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Thread: There are rationals between any two reals? -- Baby Rudin

  1. #1 There are rationals between any two reals? -- Baby Rudin 
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    In Principles of Mathematical Analysis 1.20(b), Rudin proves that between any two real numbers x and y, there exists a rational number p. His strategy is to "blow up" x and y by some integer n (generated by the archimedian property) such that ny - nx > 1. Then he attempts to locate another integer m that is between nx and ny, such that m - 1 < nx < m < ny. From here we have

    nx < m < ny

    and when we multiply each term by (1/n) we can say that

    x < m/n < y where p = m/n. Hence the proof is done.

    Now my question is as follows: how can Rudin just pick an m such that m - 1 < nx < m < ny?

    I certainly understand that we can use the archimedian property to find an m greater than nx, but how can we be SURE that this m is less than ny and even less than 1 unit distance greater than nx?

    Here is the proof in full from the text in case it helps:

    Pg 9

    If x in R, y in R, and x<y, then there exists a p in Q such that x<p<y.

    Proof:
    Since x<y, we have y-x>0, and the archimedean property furnishes a positive integer n such that
    n(y-x)>1.

    Apply the archimedean property again, to obtain positive integers m1 and m2 such that m1>nx, m2>-nx. Then

    -m2<nx<m1.

    Hence there is an integer m ( with -m2<= m <= m1) such that

    m-1 <= nx < m

    If we combine these inequalities, we obtain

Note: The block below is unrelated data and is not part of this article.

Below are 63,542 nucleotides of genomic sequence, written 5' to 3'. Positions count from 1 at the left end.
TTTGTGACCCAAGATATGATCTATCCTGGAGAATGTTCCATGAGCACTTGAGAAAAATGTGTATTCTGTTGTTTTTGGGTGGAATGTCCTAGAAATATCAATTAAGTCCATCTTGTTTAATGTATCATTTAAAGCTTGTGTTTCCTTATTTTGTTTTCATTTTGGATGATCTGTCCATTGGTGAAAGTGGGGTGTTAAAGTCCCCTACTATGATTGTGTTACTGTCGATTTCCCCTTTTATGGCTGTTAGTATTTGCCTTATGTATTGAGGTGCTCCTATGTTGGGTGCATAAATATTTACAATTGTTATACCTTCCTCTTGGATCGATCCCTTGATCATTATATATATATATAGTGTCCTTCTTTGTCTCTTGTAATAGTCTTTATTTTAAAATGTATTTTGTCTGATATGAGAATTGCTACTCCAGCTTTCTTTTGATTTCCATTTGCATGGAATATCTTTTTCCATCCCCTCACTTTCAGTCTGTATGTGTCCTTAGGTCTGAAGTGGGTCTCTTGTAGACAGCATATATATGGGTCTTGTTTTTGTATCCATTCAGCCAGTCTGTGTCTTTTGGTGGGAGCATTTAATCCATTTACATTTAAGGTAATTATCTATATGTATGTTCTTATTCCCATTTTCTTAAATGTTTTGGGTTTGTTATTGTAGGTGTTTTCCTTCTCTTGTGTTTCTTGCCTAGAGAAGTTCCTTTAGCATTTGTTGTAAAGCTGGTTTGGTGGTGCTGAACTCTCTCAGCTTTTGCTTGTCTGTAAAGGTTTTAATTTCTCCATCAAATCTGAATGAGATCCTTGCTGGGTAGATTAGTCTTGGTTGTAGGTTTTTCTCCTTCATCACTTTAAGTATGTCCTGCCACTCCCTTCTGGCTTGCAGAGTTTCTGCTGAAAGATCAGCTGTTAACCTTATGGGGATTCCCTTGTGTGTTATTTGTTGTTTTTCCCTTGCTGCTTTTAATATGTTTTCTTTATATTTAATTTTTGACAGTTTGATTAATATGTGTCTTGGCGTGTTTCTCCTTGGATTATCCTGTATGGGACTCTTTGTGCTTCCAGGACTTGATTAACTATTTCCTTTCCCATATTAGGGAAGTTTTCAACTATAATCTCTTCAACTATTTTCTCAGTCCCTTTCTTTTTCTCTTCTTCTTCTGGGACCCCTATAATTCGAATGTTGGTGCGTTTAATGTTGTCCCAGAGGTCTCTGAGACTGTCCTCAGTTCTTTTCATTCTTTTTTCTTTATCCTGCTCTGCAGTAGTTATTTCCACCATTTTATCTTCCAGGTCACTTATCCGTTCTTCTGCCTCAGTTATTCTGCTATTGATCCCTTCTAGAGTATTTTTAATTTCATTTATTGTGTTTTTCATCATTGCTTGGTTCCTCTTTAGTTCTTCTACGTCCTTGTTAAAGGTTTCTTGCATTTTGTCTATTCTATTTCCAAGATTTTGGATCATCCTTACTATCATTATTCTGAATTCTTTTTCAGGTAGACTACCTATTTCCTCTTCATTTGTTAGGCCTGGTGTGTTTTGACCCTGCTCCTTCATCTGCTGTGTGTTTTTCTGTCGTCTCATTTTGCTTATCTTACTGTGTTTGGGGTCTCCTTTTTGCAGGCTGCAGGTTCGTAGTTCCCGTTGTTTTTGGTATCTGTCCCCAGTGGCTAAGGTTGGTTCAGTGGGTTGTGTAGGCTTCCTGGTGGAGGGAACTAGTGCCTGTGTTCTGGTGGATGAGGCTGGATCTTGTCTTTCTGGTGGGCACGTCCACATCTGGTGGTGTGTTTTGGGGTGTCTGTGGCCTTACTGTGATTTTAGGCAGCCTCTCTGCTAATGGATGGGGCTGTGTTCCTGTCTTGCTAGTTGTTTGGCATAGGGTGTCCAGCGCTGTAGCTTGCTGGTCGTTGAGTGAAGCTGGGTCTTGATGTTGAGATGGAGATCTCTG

nx<m<= 1 + nx < ny.

    Since n>0, it follows that

    x < m/n < y. This proves (b) with p = m/n.



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    Moderator Moderator AlexP's Avatar
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    It seems pretty intuitive to me that if then we can find an integer between and . If and is an integer, then the next integer falls on and we can find no such . But if you think about it, the maximum distance from any real number to some integer is 1, so the condition guarantees that we have such an integer, and then it's clear also that .

    EDIT: Also, notice the inequalities and in the quoted proof. Due to the in , we can choose if nothing else, and this works. Or, may be closer to than a distance of 1.


    "There is a kind of lazy pleasure in useless and out-of-the-way erudition." -Jorge Luis Borges
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  4. #3  
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    Quote Originally Posted by gwsinger View Post
    Now my question is as follows: how can Rudin just pick an m such that m - 1 < nx < m < ny?
    This easily follows from the fact that is a complete ordered field. I do not have the text from which you are working, but I DO know that Rudin works logically from first principles, in general. That is, I should be very surprised if you do not know what a complete ordered field is, or what the definition implies. If so, you should have no real difficulty with this.

    If you do, come back and ask again
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